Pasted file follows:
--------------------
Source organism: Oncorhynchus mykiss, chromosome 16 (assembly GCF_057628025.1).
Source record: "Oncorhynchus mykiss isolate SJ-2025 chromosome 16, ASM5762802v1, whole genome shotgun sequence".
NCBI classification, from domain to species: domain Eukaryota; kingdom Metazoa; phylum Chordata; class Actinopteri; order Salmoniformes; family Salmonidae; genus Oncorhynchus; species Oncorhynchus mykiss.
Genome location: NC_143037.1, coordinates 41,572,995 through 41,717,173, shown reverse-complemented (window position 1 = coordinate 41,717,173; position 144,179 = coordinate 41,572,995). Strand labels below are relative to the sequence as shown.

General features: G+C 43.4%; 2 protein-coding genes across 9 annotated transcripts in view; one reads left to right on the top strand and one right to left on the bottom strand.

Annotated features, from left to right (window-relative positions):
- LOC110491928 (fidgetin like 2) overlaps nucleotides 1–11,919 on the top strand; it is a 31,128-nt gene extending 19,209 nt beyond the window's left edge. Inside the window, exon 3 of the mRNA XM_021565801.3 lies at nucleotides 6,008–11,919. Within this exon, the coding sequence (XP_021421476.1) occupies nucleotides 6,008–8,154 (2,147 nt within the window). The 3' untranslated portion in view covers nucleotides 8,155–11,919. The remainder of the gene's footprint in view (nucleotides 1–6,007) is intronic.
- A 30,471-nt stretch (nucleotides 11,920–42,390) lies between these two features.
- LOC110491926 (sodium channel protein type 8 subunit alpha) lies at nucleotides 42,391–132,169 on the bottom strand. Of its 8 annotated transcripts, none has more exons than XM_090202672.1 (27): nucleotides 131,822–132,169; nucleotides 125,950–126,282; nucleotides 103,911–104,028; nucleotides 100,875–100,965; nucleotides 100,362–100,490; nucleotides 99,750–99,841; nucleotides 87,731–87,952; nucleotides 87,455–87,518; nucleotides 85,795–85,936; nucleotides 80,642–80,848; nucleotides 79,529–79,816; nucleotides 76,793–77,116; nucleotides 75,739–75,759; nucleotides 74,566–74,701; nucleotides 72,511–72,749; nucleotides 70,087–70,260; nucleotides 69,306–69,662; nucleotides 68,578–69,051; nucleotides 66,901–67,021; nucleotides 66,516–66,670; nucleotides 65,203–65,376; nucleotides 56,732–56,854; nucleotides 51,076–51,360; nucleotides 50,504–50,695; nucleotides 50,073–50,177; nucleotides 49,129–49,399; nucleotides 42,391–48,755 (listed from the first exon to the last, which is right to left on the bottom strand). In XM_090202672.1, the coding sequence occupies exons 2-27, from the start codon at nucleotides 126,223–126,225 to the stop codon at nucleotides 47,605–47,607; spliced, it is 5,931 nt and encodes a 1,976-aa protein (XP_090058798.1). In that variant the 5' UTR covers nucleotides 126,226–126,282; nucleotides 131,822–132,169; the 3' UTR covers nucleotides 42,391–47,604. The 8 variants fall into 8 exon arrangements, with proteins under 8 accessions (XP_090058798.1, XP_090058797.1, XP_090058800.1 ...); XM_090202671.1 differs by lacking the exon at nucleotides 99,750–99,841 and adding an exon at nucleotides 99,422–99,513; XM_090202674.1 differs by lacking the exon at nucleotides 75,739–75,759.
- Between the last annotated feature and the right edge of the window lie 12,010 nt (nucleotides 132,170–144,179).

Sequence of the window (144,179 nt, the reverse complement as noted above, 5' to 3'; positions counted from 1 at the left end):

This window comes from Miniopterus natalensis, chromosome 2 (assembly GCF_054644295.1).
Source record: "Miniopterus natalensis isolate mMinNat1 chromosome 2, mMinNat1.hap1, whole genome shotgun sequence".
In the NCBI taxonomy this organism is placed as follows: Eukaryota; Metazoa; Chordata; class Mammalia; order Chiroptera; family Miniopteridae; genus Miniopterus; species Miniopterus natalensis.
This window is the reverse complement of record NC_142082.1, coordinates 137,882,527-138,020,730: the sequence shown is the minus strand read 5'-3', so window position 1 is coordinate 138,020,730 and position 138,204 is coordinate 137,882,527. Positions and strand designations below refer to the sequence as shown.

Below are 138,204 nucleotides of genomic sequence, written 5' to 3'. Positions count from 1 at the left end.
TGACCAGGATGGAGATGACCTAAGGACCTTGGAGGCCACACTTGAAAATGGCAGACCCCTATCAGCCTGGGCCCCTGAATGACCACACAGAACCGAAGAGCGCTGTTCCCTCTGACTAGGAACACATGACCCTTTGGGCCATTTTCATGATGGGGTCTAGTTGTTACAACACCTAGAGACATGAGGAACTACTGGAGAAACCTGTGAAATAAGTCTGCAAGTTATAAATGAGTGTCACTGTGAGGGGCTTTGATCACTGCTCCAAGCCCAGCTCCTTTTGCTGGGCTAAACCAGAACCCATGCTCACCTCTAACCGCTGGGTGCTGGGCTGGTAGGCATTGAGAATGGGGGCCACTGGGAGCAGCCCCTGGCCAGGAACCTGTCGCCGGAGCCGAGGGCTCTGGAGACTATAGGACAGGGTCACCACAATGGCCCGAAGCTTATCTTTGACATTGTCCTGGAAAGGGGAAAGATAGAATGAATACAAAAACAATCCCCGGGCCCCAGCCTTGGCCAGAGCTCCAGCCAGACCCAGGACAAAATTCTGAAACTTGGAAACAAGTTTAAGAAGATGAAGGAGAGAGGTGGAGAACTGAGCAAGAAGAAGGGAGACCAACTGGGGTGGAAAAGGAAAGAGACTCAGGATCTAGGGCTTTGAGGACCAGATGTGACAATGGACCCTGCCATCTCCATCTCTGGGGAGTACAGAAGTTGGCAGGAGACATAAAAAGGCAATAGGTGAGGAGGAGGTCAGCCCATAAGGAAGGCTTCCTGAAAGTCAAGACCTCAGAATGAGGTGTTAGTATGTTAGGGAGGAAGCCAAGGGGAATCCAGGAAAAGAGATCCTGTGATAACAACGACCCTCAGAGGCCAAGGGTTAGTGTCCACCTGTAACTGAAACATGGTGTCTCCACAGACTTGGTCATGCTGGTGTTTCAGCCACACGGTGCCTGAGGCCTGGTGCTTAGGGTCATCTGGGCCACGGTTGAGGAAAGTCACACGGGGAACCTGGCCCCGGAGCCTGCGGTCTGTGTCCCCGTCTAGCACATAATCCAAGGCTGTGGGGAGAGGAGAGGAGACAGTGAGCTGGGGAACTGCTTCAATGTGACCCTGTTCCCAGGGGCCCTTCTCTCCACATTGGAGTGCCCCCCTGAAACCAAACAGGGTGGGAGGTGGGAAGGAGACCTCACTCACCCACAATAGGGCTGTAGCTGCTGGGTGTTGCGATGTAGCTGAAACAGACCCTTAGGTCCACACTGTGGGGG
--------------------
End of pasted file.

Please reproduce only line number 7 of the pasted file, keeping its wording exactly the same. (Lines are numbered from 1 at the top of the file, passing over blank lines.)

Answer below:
- LOC110491928 (fidgetin like 2) overlaps nucleotides 1–11,919 on the top strand; it is a 31,128-nt gene extending 19,209 nt beyond the window's left edge. Inside the window, exon 3 of the mRNA XM_021565801.3 lies at nucleotides 6,008–11,919. Within this exon, the coding sequence (XP_021421476.1) occupies nucleotides 6,008–8,154 (2,147 nt within the window). The 3' untranslated portion in view covers nucleotides 8,155–11,919. The remainder of the gene's footprint in view (nucleotides 1–6,007) is intronic.